ntang (ntang) wrote,

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Hobbit-sized tricks

So I was reading a review of the FotR that said this:

"Here, one of the many delights of the early scenes set in verdant, bucolic Hobbiton is slowly realising that Frodo (Elijah Wood) and Bilbo (Ian Holm) really are half the size of Gandalf and not having a clue how Jackson has managed it. Some sort of digital chicanery, I'm sure, but who cares - it works. Magically. "

Hmmmm. Maybe I'm just weird, but I not only noticed a lot of the ways in which they did it, but they really bothered me. It was part of what killed the first part of the movie for me.

- Obvious body-doubles: every scene where they could, they used body doubles, in some cases even obviously computer generated ones. Every scene where the camera was more than 20 feet away, they seemed to cut over to body doubles. If they had looked more like the originals it would've bothered me less, but there were several scenes where it was glaringly obvious. In addition to the scenes where the camera is far off, look for scenes where you never see the face of either Gandalf or the hobbit he's with - it's almost definitely because the person with their back to the camera is a body double.

- Gandalf's cart: this was a much more clever one, but they didn't quite pull it off. If you look at Gandalf, in several scenes while riding on his cart, you're actually seeing McKellan's head and arms (and torso, perhaps, I forget) popping out of a dummy dressed to look like him. They do it fairly well, in that they don't make his head or arms seem overly small, but you can see several scenes where he moves unnaturally because, well, his legs are fake. I assume he's kneeling, with his legs hanging behind him into the cart, covered with stuff. Most obviously is when he turns at one point to wave or talk to someone (I forget exactly what) and his legs don't move at all with his body, as if they were glued down. Oh wait, that's probably because they were. ;)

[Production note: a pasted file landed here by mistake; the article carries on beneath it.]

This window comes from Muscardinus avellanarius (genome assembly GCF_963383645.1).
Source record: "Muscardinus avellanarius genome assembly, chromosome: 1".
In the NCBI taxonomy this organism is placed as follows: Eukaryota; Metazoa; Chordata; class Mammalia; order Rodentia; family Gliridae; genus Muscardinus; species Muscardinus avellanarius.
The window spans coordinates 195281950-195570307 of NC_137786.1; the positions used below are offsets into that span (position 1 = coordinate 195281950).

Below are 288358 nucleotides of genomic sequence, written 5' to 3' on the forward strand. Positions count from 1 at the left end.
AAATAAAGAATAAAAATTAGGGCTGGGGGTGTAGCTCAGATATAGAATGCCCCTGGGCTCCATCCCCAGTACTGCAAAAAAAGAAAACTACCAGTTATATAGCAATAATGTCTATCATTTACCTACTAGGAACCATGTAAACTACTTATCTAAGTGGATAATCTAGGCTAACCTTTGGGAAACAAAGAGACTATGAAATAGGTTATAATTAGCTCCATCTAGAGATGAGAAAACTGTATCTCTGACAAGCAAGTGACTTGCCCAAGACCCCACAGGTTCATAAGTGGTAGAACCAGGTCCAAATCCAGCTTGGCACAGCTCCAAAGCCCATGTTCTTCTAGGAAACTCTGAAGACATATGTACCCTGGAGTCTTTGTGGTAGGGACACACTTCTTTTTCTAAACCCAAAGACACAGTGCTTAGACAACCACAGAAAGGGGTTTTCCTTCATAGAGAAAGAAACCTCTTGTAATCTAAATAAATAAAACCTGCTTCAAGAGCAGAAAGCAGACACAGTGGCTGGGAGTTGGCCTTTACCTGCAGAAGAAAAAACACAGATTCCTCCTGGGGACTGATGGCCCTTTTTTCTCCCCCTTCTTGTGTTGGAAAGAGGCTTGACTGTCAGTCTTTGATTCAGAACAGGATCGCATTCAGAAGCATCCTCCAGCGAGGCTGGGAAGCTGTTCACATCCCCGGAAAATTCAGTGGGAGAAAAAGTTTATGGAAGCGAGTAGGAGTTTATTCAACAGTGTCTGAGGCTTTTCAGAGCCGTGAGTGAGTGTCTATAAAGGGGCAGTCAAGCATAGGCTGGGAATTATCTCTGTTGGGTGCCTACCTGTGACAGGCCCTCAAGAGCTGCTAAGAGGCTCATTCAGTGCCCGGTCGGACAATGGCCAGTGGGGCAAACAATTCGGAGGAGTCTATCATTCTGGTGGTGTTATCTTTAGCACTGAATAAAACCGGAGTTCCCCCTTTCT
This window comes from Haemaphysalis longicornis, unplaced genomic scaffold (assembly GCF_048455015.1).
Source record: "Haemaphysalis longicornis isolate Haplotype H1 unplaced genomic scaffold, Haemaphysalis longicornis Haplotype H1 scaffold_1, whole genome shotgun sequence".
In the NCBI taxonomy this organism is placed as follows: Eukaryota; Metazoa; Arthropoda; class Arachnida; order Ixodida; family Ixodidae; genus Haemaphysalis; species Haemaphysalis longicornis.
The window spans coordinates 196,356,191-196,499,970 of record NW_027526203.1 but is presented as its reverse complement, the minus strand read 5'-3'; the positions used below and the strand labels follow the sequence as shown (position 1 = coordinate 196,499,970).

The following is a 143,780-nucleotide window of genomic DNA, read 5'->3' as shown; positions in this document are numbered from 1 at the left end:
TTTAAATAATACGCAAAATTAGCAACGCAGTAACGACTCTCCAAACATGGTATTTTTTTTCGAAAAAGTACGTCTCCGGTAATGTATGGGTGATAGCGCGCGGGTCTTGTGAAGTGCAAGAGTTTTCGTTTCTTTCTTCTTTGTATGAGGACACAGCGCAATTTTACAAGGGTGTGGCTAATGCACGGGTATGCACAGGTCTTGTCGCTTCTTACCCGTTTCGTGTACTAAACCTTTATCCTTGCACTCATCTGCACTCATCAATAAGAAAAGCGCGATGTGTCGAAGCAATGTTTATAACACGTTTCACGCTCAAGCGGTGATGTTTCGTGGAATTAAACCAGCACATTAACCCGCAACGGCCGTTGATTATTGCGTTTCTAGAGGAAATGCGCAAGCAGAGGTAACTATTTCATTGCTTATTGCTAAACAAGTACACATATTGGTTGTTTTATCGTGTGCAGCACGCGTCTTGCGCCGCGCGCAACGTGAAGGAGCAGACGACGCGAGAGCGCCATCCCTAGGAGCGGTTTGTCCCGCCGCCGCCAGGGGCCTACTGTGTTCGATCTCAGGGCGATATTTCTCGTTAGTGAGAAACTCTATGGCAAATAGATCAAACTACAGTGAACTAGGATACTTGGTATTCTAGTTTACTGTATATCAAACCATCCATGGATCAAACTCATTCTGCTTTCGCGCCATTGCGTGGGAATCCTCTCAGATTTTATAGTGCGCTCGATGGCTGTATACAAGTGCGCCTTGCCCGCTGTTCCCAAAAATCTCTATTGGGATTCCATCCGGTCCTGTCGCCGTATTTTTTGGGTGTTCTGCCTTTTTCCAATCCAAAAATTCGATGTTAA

- One of the more interesting visual tricks happens in the scene where Gandalf has come to visit Bilbo before his party, and Gandalf sits down and Bilbo pours him tea. Now, the reason this is so damn clever is because the actors aren't actually lined up and together. I'm guessing they just blue-screened* them together. Look at the little teacup on the table. Bilbo avoids touching the lid at one point, because it doesn't exist for Ian Holm. Gandalf lifts the lid, Bilbo gingerly pours the tea (not because he was actually that cautious, but because he's doing this against a blue-screen or something similar), and then Gandalf puts the lid down. Now, I only had a second or so to take this in, but I'm pretty sure when he puts the lid down it doesn't quite line up with the cup, or whatever that thing was. Why? Because again, he's acting against a blue-screen and probably just putting the lid down onto an entirely different cup, and when they matched up the two actors, they didn't quite line up right. It's tricky to get stuff like that perfectly lined up, and probably took a lot of takes just to get that close, but it was yet another trick I noticed.

- Finally, the obvious ones: a lot of scenes feature Gandalf, or a hobbit, but not both at the same time. Several of the scenes on the cart where Frodo and Gandalf are talking are like that, where they cut from the first's face to the second's face, and never get them both in the camera at once. Hey, sometimes the simplest tricks are the best.

[Addendum: It occurred to me I never mentioned the most obvious trick of them all: the fact that in every scene, items, furniture, houses, etc. were all scaled to fit the actors. When McKellan bangs his head on the candelabra, he's banging a smaller one in smaller hobbit hole than the one Holm just walked through a moment ago. Another obvious one, but worth mentioning.]

Now, there was other stuff too, but honestly I can't remember any more. I only saw it once and was trying not to puke at the time, so I missed a lot... but I noticed all of that just in the first part of the movie, and that was while I was distracted. Someone who knows more about special effects and "movie magic" who was paying attention would've seen those leap off the screen and slap them in the face, which is what bothered me about the special effects. The way I see it, special effects are best when they're like makeup should be - subtle, used to enhance what's there, not blindingly obvious and trying to cover up for glaring flaws. (See Mimi from the Drew Carey show if you need a refresher course in bad makeup jobs.)

The sfx in FotR felt sloppy, often, and didn't impress me. The CG work was often weak (although at times quite good; if they could've been more consistent it would've been nice) and the rest of it seemed to suffer from a lot of that. If you're going to use body doubles, make them look closer to the actual characters. If you're going to use CG rendered standins for some far-off shots, make sure your CG artists really understand how the human body moves, so they don't look awkward and ungainly.

Still, the movie was quite good, despite its flaws, and I definitely want to see it again. So don't get me wrong - if you can set aside the bad sfx at times, it's great, and I doubt if most people would be bothered by that sort of thing the way I was. I once wanted to be a CG artist, so I take special notice of CG pieces.

* - I know, they're often green nowadays, but the term still stands.
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